“I knew Cameron was able to stage the Arpino work and I try to be able to have major works here every so often,” says Hunter.
When deciding on programming, costumes and sets also have to be taken into account. While the students were relaxing at home during Christmas break, Hunter and Claudia Skal were in the costume loft backstage at the Mary D'Angelo Performing Arts Center beginning to plan for “Viva la Dance”.
Skal, costume mistress for the department, went through the racks with Hunter to decide what to use. In one case, costuming had to be figured out before the piece could even be cast. The costumes for Viva Vivaldi are rented from Interlochen and only certain sizes were available.
“The costume mistress at Interlochen sent me the measurements. Then we had to go through the measurement books [of the students in the department] and make a spread sheet to figure out who would fit before I even cast it,” says Hunter.
After they select the costumes, time still needs to be allotted for alterations. Of these rented costumes, Skal still has to alter seven of them. And that is only one piece in the concert.
Another piece being performed is Paquita, which requires 17 classical tutus. Before calling a fitting with the dancers, Skal and Hunter checked the measurements to assign tutus. Even with that prep work, several still require alterations. All 17 also requre additional decorations. And they do most of that work by hand.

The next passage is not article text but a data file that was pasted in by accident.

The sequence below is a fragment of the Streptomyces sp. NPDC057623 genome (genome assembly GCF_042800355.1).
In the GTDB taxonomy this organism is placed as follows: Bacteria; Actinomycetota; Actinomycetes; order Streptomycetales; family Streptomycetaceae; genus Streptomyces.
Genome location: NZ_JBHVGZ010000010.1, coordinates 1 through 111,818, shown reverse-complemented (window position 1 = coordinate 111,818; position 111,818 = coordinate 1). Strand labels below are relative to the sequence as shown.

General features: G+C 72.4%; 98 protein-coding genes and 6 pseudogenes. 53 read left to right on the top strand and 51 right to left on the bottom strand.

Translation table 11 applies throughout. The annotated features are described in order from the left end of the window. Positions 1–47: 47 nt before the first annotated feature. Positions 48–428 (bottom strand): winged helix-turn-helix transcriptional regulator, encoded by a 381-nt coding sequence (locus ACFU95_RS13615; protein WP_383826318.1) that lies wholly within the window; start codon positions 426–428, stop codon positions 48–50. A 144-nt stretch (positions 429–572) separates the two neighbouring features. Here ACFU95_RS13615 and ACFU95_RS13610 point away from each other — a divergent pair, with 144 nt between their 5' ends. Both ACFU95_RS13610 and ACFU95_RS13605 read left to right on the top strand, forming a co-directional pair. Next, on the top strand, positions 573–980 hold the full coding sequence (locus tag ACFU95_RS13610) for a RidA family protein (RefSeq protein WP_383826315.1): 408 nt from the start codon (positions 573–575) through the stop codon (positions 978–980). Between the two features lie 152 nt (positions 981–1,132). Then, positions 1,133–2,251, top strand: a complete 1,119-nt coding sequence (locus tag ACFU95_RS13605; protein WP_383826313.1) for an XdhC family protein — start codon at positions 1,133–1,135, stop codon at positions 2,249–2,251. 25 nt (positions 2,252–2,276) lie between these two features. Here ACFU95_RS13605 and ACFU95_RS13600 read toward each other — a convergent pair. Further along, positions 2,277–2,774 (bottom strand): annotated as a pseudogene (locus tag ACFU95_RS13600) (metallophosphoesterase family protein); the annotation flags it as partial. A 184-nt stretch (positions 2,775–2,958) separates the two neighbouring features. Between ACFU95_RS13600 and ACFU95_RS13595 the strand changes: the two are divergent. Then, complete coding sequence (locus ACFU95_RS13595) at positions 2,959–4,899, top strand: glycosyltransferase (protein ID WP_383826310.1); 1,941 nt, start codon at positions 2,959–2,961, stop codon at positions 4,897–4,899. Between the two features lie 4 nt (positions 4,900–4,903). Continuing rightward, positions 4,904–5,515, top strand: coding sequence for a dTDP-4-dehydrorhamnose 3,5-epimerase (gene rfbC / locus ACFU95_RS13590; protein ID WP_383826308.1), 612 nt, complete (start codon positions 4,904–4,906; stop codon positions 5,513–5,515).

Michael Gleason oversees the technical side of the performance. As Technical Director of Music and Dance, he is responsible for aspects such as laying down and taking up the performance floor, hanging and focusing the lights, constructing and painting scenery, and setting up sound equipment.
The floor and the lights alone require much work. The special floor is constructed of 67 pieces. Each piece is laid down and screwed into the stage. After those are secure, nine strips of marley—vinyl dance flooring— are taped down. Gleason hangs approximately 230 lights from five horizontal poles above the stage . Once fastened and the wires all attached, he has to individually adjust them so that the light hits the correct spot on the stage.
“I used to do all of that myslelf and it would take three days to strike,” Gleason says. Now, he teaches a 1-credit course, Production Practicum, for freshmen to introduce them to these technical aspects of the theater. To get a sense of how much time is put in, the students are required to work a minimum of 30 hours.
After all of this prep work, Gleason still runs the show. “I can’t just walk away on Friday,” he says, “I have to run everything.”
In addition to their other jobs, both Hunter and Gleason are busy rehearsing and coaching the dancers. Hunter is coaching the women’s variations for Paquita. She works individually with six dancers on solos where she gives corrections and advice on everything from technique to facial expressions. Gleason is coaching David Jakubson on the men’s variation in the same way. He also works with Jakubson, Cook, and Kristina Weimer—the other lead—on the pas de deux. This special “dance for two” needs extra focus because of the coordination required.
Even though extensive work is necessary, both in the studio and behind the scenes, once the production hits the stage it is all worth it.